Birthing and Burying a Dragon: Masking and Unmasking Afro-Caribbean Sexual and Masculine Identity in Earl Lovelace’s The Dragon Can’t Dance

Tyrone Ali


An emergent Afro-centric counter-hegemonic masculine figure was the profound birth of Empire’s erosion in the Global South, claiming a heroism that was instrumental in creating an imperative of resistance. Though not an absolute, for many urban black men of the lower socio-economic stratum, the tool they relied on to assert resistance was encompassed in a hypermasculine identity. Inclusive among traits were violence and aggression, resistance to institutionalized authority, and a rhythm of abandon and surrender vis-à-vis heteronormative sex and sexuality. This paper seeks to explore related Empire-resistant Afro-Caribbean masculine and sexual identities in Earl Lovelace’s The Dragon Can’t Dance with a view to understanding the impact of the dragon metaphor on masculine identity, and the subsequent role that love plays in debunking the myth of related masculine constructs attached to this metaphor. The overarching aim is to underscore masculinities that has been founded on violence and licentious sexual relations as a crumbling falsetto in Lovelace’s imaginary. Rather, it becomes almost a rite of passage for his protagonist who finds his true emerging, defining and robust sense of self, as a response to love and intimacy. In this regard, Lovelace’s craft becomes a most apt literary work to explore the dynamism of new and evolving masculinities in the postcolonial Caribbean.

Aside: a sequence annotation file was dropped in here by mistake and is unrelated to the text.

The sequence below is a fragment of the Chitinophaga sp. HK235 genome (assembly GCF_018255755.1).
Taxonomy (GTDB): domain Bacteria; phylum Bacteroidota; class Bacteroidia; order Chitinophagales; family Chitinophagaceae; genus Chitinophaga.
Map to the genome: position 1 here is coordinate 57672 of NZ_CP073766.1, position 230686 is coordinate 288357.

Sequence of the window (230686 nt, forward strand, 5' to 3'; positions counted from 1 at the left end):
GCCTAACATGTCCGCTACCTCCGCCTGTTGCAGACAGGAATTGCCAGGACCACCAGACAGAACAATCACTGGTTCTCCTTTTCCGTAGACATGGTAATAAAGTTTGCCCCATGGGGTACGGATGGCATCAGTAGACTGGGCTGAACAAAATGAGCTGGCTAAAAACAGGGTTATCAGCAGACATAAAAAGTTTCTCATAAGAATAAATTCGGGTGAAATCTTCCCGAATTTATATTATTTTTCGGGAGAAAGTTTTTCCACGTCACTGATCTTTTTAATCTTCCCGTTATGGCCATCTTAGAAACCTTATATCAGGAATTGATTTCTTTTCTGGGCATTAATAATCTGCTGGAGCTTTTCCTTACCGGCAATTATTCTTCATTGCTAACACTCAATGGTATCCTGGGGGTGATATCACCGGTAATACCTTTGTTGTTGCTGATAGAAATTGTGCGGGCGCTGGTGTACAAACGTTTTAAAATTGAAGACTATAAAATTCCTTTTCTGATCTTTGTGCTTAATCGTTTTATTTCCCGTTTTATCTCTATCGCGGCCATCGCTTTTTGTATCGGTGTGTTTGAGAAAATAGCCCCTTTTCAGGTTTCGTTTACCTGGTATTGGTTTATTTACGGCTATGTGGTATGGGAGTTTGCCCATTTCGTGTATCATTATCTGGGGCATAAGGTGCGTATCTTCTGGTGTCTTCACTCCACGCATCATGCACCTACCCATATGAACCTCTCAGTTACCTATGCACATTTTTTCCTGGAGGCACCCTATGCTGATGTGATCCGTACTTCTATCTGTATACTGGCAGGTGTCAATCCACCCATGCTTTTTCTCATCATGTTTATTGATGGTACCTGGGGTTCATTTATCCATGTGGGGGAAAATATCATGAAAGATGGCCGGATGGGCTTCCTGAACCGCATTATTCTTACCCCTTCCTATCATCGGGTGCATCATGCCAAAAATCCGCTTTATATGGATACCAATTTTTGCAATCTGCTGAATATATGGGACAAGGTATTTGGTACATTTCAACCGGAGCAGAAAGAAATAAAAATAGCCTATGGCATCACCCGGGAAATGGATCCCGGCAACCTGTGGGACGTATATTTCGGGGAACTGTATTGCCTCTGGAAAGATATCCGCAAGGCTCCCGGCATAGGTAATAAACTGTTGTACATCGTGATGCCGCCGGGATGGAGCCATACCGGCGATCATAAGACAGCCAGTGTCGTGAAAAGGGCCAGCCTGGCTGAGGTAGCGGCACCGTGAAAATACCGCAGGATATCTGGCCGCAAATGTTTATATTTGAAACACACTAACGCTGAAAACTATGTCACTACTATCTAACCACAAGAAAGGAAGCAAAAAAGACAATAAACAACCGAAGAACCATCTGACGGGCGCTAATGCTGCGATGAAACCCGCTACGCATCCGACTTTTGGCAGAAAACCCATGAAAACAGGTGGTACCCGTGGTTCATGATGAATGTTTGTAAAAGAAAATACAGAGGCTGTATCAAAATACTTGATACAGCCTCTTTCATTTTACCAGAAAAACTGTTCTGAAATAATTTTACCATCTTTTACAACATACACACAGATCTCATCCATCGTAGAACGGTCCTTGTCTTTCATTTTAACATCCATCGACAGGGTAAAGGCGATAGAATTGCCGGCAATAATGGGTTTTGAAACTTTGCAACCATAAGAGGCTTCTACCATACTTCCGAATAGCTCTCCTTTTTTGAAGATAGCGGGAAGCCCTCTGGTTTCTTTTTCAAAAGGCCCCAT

masculinities, male sexuality, love, intimacy, Afro-Caribbean

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